Blind Ethics

Posted by on Oct 17th, 2007 and filed under Opinion. You can follow any responses to this entry through the RSS 2.0. You can leave a response or trackback to this entry


FOR some time now I’ve wondered aloud whether European Enlightenment thinking, as advanced Europe’s modern philosophers of the 17th and 18th centuries, legitimized a moral bankruptcy within its societies to this day.  

About a year ago the Virginia Department of Health authorized a massive campaign to dissuade older men from having sex with underage girls. According to a startling news release from the health department, men older than 21 years are three times more likely than junior high school boys to father children with junior high school girls. Throughout the years 1999 and 2000 in Virginia, men over 18 fathered 219 children involving girls as young as 13 and 14. This is not all. The method used to dissuade men from preying and impregnating young girls, according to the report, will be to post billboards with messages such as “Isn’t she a little young?” and “Sex with a minor, don’t go there”, and to post messages posted on napkins in bars, restaurants and stores in five cities.

Health Department officials opine that billboard messages may discourage older men from such immoral actions thinly veiled in legal garb. Whatever the outcome of this Enlightenment experiment, however, this type of sexual abnormality will continue. One profound effect of Enlightenment thinking is the emergence of an atomistic society; it has produced an abysmal moral disconnect between individuals. An unlikely consequence of this disconnection between individuals (I speak of adults; children, according to modern legal definitions, are not “individuals” and therefore are defenseless) is a relativistic moral vacuum that allows adults to prey indiscriminately on the innocent, namely children. Enlightenment thinking has left humanity naked before the state and its institutions, whose sole function is to safeguard zealously their economic interests.

Its materialistic ethos considers individuals as matter, therefore sexual licentiousness expresses itself in its most blatant form. Because Enlightenment thinking completely ignores any ethical expression that cannot be quantified and measurable, it strips the human body of its modesty, dismantles its honor and reduces the human being into mere flesh to be “utilized and exploited as a source of sensual enjoyment”.

As a consequence of this, the essence of ethics framed by Enlightenment thinking is either obedience to laws or the pursuit of some human good, such as happiness and pleasure (even to the point of molesting children). According to recent Barna polls, 66% of Americans believe that “there is no such thing as Absolute Truth”. Among young adults, 72% do not believe that Absolutes exist. These statistics echo what post-modernist Michel Foucalt wrote years ago: that ‘truth’ is a thing of this world; that each society has its regime of truth, its “general politics” of truth.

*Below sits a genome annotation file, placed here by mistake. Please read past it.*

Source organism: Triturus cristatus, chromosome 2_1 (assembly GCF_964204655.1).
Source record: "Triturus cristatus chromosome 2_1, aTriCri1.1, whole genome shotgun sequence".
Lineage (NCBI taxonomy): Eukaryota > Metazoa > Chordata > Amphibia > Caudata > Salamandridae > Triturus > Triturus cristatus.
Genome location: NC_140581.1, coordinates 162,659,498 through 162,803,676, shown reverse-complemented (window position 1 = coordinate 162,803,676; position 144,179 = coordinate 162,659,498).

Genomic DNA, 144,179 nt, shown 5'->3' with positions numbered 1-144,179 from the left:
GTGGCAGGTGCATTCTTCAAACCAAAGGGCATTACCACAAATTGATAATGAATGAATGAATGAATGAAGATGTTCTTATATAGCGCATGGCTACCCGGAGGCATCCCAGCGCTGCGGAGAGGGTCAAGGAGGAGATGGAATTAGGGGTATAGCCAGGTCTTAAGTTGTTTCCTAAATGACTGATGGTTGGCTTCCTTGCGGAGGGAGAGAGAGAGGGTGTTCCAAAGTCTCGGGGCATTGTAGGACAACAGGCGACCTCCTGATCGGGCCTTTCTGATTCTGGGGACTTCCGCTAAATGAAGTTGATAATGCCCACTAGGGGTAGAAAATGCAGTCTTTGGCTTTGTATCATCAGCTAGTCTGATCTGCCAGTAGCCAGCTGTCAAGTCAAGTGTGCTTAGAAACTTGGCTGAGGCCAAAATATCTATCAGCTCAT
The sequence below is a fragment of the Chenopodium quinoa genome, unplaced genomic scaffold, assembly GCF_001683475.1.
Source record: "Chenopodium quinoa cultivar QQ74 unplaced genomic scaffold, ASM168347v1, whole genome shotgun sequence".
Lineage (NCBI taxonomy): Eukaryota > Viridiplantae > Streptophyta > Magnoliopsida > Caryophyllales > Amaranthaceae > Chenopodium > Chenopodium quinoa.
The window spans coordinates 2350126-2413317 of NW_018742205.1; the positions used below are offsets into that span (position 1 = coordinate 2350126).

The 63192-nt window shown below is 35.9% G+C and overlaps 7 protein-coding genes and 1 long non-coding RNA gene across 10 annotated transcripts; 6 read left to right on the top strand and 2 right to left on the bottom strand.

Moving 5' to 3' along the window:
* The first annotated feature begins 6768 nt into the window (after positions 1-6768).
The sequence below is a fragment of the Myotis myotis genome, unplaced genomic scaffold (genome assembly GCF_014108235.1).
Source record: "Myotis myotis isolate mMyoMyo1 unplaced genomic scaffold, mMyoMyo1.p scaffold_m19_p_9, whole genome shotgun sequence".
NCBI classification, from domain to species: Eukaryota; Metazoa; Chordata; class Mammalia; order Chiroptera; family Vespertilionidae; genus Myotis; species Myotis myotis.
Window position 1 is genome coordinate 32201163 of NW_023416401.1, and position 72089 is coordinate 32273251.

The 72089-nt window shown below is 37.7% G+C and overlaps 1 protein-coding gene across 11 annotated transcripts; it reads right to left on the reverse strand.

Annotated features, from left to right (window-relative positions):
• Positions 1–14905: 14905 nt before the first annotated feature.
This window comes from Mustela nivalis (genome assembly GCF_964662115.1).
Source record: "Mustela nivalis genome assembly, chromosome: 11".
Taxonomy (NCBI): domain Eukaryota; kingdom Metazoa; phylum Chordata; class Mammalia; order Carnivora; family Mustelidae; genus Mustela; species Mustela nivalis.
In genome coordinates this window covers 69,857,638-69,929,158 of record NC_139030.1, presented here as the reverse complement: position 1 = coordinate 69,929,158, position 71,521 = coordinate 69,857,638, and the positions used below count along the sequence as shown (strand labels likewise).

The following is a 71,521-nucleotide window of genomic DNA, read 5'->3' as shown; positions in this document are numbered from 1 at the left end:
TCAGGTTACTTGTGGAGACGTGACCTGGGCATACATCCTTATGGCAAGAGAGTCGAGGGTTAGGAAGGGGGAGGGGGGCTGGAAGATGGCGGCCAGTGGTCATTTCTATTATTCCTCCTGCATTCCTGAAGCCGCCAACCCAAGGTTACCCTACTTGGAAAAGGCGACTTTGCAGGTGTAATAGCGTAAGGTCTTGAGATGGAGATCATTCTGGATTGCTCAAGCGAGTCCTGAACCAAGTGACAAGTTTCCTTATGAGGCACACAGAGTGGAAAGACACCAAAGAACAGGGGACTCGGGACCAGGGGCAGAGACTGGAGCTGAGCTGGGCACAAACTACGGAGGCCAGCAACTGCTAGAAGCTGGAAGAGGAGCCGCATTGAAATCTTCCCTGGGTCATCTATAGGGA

During my sojourn to regain my religious convictions I read a little book translated from Persian called “The Alchemy of Happiness”. The author’s name is the Islamic theologian Muhammad Al-Ghazalli. I, too, was enamored by Enlightenment thinking, but this little book convinced me that ethics is a way of life that conforms to Allah’s (SWT) Will, that is, in a manner that is good and that suits His Pleasure.

Enlightenment thinking has ushered in a social ethics devoid of Absolute Truths. Truth is constructed and discoverable by human reason alone, not Revealed. It denies the existence of any “center” and negates any frame of reference. Universal rationality, once championed by Enlightenment thinking, is dismantled. The only truth is subjective, within the individual. Individuals determine what is right or wrong.

Pre-enlightenment thinkers such as Al-Ghazali thought of ethics as theology in action. Their society was infused with the conviction that Scripture is the foundation for moral standards. Given the state of our society, everyone, regardless of their understanding of sacred texts, should inculcate it into their daily lives. Neither should scripture be read as a “science” as proscribed by Enlightenment thinking.

Karen Armstrong has noted recently that a palpable lack of compassion exists in our time because many individuals are convinced by Enlightenment thinking and therefore read scripture as a “textbook”. Ethics, as prescribed by pre-Enlightenment theology, should not be thought of as a science as we view it today; instead, ethics is “a science that is concerned with both the Infinite and the finite, with both God and the Universe”. Further, ethics do not view the entire world as undivided by cultural meaning. In short, ethics should determine individual conduct with God’s moral standards as its center of influence and universal justice.

(The writer is a recent revert to Islam and can be contacted at: )

Leave a Reply

Log in | Designed, Developed and Hosted by: BIZIBIZI INC.